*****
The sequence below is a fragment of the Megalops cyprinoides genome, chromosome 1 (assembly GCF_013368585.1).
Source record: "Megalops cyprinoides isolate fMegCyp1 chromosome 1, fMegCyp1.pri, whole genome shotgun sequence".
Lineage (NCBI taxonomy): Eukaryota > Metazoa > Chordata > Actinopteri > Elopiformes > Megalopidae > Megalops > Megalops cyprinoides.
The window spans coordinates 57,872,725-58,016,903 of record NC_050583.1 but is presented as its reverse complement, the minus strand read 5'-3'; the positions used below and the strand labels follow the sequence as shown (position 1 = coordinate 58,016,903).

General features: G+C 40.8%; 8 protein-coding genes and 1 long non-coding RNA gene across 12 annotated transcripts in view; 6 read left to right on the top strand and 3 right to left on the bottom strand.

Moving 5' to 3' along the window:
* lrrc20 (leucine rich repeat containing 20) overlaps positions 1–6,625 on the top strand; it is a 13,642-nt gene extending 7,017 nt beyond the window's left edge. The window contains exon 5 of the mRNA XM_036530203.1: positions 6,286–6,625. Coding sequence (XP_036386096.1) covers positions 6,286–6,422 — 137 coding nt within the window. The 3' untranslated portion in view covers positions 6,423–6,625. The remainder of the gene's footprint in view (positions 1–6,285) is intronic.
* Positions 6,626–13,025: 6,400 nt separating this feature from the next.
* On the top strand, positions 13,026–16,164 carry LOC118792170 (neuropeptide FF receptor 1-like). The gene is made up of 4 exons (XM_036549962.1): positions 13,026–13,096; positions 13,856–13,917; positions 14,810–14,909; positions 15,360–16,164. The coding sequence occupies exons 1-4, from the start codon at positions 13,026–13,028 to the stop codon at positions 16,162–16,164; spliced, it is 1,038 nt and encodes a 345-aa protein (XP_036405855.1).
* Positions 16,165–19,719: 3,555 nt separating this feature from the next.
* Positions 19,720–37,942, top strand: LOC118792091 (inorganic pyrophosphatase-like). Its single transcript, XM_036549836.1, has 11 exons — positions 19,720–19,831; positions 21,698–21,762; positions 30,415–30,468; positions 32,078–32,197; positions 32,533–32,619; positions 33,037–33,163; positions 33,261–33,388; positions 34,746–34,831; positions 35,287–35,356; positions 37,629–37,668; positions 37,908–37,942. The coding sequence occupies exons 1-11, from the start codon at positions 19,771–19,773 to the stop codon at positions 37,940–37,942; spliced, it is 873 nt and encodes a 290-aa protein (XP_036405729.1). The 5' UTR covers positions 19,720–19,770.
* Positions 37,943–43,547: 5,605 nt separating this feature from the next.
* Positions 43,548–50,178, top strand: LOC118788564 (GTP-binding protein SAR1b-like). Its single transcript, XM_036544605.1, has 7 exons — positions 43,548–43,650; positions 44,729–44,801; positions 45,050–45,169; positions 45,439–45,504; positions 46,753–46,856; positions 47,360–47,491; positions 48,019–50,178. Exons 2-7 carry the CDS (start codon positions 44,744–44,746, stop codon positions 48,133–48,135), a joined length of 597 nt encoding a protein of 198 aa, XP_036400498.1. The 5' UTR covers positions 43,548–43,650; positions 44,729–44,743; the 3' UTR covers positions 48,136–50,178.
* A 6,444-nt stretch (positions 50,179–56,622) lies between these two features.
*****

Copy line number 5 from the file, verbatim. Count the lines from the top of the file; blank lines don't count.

General features: G+C 40.8%; 8 protein-coding genes and 1 long non-coding RNA gene across 12 annotated transcripts in view; 6 read left to right on the top strand and 3 right to left on the bottom strand.